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When I check a singleton property that is nil, it kills my app. But when I check for nil on a class instance property, everything works fine.

This works fine:

self.MyProperty == nil

but this will kill the app with “EXC_BAD_ACCESS”

[MySingleton sharedManager].SomeProperty != nil

What is the difference with the singleton that I can't check for nil?

Here's the singleton implementation:

.h file:

@interface MySingleton : NSObject {
    NSString * SomeProperty;
@property (nonatomic, copy) NSString * SomeProperty;
+(MySingleton *)sharedManager;

.m file:

#import "MySingleton"

static MySingleton *sharedManager = nil;

@implementation MySingleton
@synthesize SomeProperty;

- (void)dealloc {
     [SomeProperty dealloc];
     [super dealloc];

+(MySingleton *)sharedManager
    if (!sharedManager){
         sharedManager = [[MySingleton alloc] init];
    return sharedManager;   

This is what I find in the console when when trying to assign something to SomeProperty:

MyApp(51363,0xa0389500) malloc: *** mmap(size=2147487744) failed (error code=12)
*** error: can't allocate region  
*** set a breakpoint in malloc_error_break to debug
Current language:  auto; currently objective-c  
(gdb) break malloc_error_break  
Note: breakpoints 6 and 8 also set at pc 0x929c2072.
Breakpoint 11 at 0x929c2072  
(gdb) continue  
(gdb) po [MySingleton sharedManager].SomeProperty
Cannot access memory at address 0x0  
(gdb) po [MySingleton sharedManager]
<Session: 0x1938fa0>

I get the above only when trying to assign. When trying to read the variable is where the crash occurs.

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You need to post more code excerpts so that people can think about them! –  Yuji Feb 1 '10 at 21:36
Show more code. –  Stefan Arentz Feb 1 '10 at 21:39
I've updated the thread to include the singleton implementation. –  4thSpace Feb 1 '10 at 21:43
What are MyProperty and SomeProperty? How did you access them? –  Yuji Feb 1 '10 at 21:54
Question needs more code. Specifically, regarding the two properties. –  Alex Reynolds Feb 1 '10 at 22:06

4 Answers 4

up vote 3 down vote accepted

Given this:

- (void)dealloc {
[someKey dealloc];
[super dealloc];

And some of the other code, I'd go out on a limb and say it is likely that there are other problems with the code, the combination of which are leading to the problem you have hinted at. In particular, you should never call -dealloc directly (other than [super dealloc]). If you have that in other parts of your code and it is being executed, it could easily cause the symptom you describe.

If you want a more specific answer, post the backtrace of the crash.

MyApp(51363,0xa0389500) malloc: * mmap(size=2147487744) failed (error code=12) error: can't allocate region
** set a breakpoint in malloc_error_break to debug Current language: auto; currently objective-c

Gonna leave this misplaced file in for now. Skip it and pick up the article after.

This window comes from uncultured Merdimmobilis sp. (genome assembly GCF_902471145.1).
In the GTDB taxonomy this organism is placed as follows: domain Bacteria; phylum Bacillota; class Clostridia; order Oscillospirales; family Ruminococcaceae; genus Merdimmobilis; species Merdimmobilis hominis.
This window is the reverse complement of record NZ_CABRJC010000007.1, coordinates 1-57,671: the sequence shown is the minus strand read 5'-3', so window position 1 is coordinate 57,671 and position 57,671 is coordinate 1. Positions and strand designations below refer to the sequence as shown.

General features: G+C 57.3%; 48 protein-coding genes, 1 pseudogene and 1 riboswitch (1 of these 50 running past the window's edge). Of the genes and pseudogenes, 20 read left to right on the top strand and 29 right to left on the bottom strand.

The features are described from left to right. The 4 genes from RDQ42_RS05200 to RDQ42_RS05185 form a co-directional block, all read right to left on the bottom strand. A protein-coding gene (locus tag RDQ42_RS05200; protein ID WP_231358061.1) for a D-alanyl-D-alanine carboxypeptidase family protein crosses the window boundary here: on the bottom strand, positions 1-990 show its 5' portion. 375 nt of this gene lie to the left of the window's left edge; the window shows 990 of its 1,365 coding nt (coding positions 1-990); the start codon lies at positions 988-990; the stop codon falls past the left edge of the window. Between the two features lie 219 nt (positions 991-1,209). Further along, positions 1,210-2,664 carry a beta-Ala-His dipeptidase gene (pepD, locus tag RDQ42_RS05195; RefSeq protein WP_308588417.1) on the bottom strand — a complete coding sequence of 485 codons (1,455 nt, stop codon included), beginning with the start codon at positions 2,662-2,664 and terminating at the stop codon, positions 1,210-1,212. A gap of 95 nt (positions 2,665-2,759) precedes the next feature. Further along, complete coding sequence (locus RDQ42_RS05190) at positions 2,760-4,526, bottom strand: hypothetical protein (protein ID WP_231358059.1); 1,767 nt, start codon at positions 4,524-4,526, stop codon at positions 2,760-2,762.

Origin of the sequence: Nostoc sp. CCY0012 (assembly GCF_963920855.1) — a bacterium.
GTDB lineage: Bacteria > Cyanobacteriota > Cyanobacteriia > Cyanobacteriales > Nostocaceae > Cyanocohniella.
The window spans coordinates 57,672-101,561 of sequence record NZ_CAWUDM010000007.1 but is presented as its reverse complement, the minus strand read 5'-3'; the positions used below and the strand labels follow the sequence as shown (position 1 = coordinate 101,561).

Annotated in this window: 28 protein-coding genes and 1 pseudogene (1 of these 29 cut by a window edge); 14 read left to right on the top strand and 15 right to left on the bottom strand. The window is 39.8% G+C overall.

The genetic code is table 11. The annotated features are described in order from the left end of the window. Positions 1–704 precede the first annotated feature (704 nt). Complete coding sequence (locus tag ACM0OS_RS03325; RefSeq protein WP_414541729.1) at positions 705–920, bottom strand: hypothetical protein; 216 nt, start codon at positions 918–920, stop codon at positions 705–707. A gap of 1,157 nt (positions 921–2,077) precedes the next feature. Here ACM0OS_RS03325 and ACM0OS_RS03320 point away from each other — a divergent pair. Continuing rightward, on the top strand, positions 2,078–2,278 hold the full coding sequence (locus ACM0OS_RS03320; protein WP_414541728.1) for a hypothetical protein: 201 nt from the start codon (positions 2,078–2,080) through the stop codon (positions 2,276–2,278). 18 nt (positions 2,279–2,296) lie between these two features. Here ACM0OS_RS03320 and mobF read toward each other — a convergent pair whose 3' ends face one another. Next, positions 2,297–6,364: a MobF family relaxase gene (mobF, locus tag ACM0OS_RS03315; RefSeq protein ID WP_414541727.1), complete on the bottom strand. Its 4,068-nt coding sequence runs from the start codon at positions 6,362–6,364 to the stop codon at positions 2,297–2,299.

Set the breakpoint as indicated and then re-run the application. Once that error message happens, all bets are off as your app is already hosed. You need the backtrace of when that call is made.

What is happening, though, is that something is asking mmap() to map in 2GB of address space. Could be corruption. Could be bad code.

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Yes - I've discovered it isn't actually the singleton at all. I can assign a string to SomeProperty and it works fine. It is the value coming from a function and then being assigned to SomeProperty that is the issue, which I'll need to work on. Thanks. –  4thSpace Feb 1 '10 at 22:44

Are you ever releasing the singleton? It seems like the instance you are returning is no longer valid. I'd override "release" for the singleton to do nothing, and see if you still have a problem...

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Not that I can tell. I've comment out that line in dealloc but that area is never hit by a breakpoint I've set there. –  4thSpace Feb 1 '10 at 22:36

Likely, whatever kind of object your +sharedManager method returns is not a valid Objective-C object, and trying to access a property of that invalid Objective-C object will cause EXC_BAD_ACCESS. Also, are you sure that EXC_BAD_ACCESS is not occurring within +sharedManager?

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It actually started out as an tableview cell object. I hadn't noticed it created that instead of an NSObject. I've since stripped out all of the tableview cell code but it seems something is still referencing that type of class. I'll just create a completely new NSObject class and see if that makes a difference. –  4thSpace Feb 1 '10 at 21:45
The above attempt didn't make any difference. –  4thSpace Feb 1 '10 at 21:47

Change this code.

- (void)dealloc {
     [SomeProperty dealloc];
     [super dealloc];

Like this

- (void)dealloc {
     [SomeProperty release];
     [super dealloc];

DO NOT CALL dealloc method. Except [super dealloc]

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